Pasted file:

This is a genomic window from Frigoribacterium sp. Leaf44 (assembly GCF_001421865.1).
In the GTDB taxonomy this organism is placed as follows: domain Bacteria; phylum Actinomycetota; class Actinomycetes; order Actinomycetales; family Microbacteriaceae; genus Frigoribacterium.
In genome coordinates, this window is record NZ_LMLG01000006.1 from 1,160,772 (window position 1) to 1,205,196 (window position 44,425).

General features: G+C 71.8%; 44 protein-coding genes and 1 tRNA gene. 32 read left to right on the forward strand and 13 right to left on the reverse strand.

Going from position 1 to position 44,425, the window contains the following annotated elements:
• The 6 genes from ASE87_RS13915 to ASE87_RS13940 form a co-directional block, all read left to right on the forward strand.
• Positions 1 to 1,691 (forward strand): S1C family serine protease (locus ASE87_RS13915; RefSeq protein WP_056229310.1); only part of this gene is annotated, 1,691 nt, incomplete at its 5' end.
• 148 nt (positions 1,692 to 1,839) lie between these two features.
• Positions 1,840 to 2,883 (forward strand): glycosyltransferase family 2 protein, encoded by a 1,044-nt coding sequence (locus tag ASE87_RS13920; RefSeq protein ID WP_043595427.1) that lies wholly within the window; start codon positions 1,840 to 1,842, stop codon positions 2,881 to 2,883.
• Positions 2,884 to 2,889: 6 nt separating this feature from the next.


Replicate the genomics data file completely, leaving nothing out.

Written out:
This is a genomic window from Frigoribacterium sp. Leaf44 (assembly GCF_001421865.1).
In the GTDB taxonomy this organism is placed as follows: domain Bacteria; phylum Actinomycetota; class Actinomycetes; order Actinomycetales; family Microbacteriaceae; genus Frigoribacterium.
In genome coordinates, this window is record NZ_LMLG01000006.1 from 1,160,772 (window position 1) to 1,205,196 (window position 44,425).

General features: G+C 71.8%; 44 protein-coding genes and 1 tRNA gene. 32 read left to right on the forward strand and 13 right to left on the reverse strand.

Going from position 1 to position 44,425, the window contains the following annotated elements:
• The 6 genes from ASE87_RS13915 to ASE87_RS13940 form a co-directional block, all read left to right on the forward strand.
• Positions 1 to 1,691 (forward strand): S1C family serine protease (locus ASE87_RS13915; RefSeq protein WP_056229310.1); only part of this gene is annotated, 1,691 nt, incomplete at its 5' end.
• 148 nt (positions 1,692 to 1,839) lie between these two features.
• Positions 1,840 to 2,883 (forward strand): glycosyltransferase family 2 protein, encoded by a 1,044-nt coding sequence (locus tag ASE87_RS13920; RefSeq protein ID WP_043595427.1) that lies wholly within the window; start codon positions 1,840 to 1,842, stop codon positions 2,881 to 2,883.
• Positions 2,884 to 2,889: 6 nt separating this feature from the next.